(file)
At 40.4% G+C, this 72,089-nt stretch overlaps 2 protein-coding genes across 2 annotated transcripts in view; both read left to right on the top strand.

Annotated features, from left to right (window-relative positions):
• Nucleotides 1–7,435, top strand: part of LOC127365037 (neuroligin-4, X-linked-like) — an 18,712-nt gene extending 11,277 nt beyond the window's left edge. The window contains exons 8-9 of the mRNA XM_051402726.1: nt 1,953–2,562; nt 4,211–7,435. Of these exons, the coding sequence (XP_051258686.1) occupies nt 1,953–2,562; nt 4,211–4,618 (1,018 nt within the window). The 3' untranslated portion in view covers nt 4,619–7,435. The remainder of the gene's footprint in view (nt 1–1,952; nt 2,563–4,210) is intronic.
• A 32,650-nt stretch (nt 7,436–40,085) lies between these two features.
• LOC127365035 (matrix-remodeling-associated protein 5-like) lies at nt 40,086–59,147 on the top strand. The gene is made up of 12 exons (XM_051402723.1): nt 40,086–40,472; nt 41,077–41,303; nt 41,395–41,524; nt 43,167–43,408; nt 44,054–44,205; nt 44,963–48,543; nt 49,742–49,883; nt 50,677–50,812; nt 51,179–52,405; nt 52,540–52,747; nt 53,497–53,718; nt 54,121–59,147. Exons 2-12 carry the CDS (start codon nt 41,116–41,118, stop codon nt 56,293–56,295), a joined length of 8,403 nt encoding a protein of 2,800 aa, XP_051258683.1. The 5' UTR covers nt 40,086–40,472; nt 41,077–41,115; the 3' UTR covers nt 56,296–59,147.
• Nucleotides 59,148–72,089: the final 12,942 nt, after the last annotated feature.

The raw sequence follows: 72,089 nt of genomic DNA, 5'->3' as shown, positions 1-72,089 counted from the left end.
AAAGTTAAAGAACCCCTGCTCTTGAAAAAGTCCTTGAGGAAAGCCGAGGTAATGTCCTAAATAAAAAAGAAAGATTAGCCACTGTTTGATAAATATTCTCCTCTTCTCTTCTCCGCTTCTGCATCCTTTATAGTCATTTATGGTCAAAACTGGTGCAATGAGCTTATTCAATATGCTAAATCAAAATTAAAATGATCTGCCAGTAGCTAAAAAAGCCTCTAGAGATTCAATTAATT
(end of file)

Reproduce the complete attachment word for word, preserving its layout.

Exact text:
At 40.4% G+C, this 72,089-nt stretch overlaps 2 protein-coding genes across 2 annotated transcripts in view; both read left to right on the top strand.

Annotated features, from left to right (window-relative positions):
• Nucleotides 1–7,435, top strand: part of LOC127365037 (neuroligin-4, X-linked-like) — an 18,712-nt gene extending 11,277 nt beyond the window's left edge. The window contains exons 8-9 of the mRNA XM_051402726.1: nt 1,953–2,562; nt 4,211–7,435. Of these exons, the coding sequence (XP_051258686.1) occupies nt 1,953–2,562; nt 4,211–4,618 (1,018 nt within the window). The 3' untranslated portion in view covers nt 4,619–7,435. The remainder of the gene's footprint in view (nt 1–1,952; nt 2,563–4,210) is intronic.
• A 32,650-nt stretch (nt 7,436–40,085) lies between these two features.
• LOC127365035 (matrix-remodeling-associated protein 5-like) lies at nt 40,086–59,147 on the top strand. The gene is made up of 12 exons (XM_051402723.1): nt 40,086–40,472; nt 41,077–41,303; nt 41,395–41,524; nt 43,167–43,408; nt 44,054–44,205; nt 44,963–48,543; nt 49,742–49,883; nt 50,677–50,812; nt 51,179–52,405; nt 52,540–52,747; nt 53,497–53,718; nt 54,121–59,147. Exons 2-12 carry the CDS (start codon nt 41,116–41,118, stop codon nt 56,293–56,295), a joined length of 8,403 nt encoding a protein of 2,800 aa, XP_051258683.1. The 5' UTR covers nt 40,086–40,472; nt 41,077–41,115; the 3' UTR covers nt 56,296–59,147.
• Nucleotides 59,148–72,089: the final 12,942 nt, after the last annotated feature.

The raw sequence follows: 72,089 nt of genomic DNA, 5'->3' as shown, positions 1-72,089 counted from the left end.
AAAGTTAAAGAACCCCTGCTCTTGAAAAAGTCCTTGAGGAAAGCCGAGGTAATGTCCTAAATAAAAAAGAAAGATTAGCCACTGTTTGATAAATATTCTCCTCTTCTCTTCTCCGCTTCTGCATCCTTTATAGTCATTTATGGTCAAAACTGGTGCAATGAGCTTATTCAATATGCTAAATCAAAATTAAAATGATCTGCCAGTAGCTAAAAAAGCCTCTAGAGATTCAATTAATT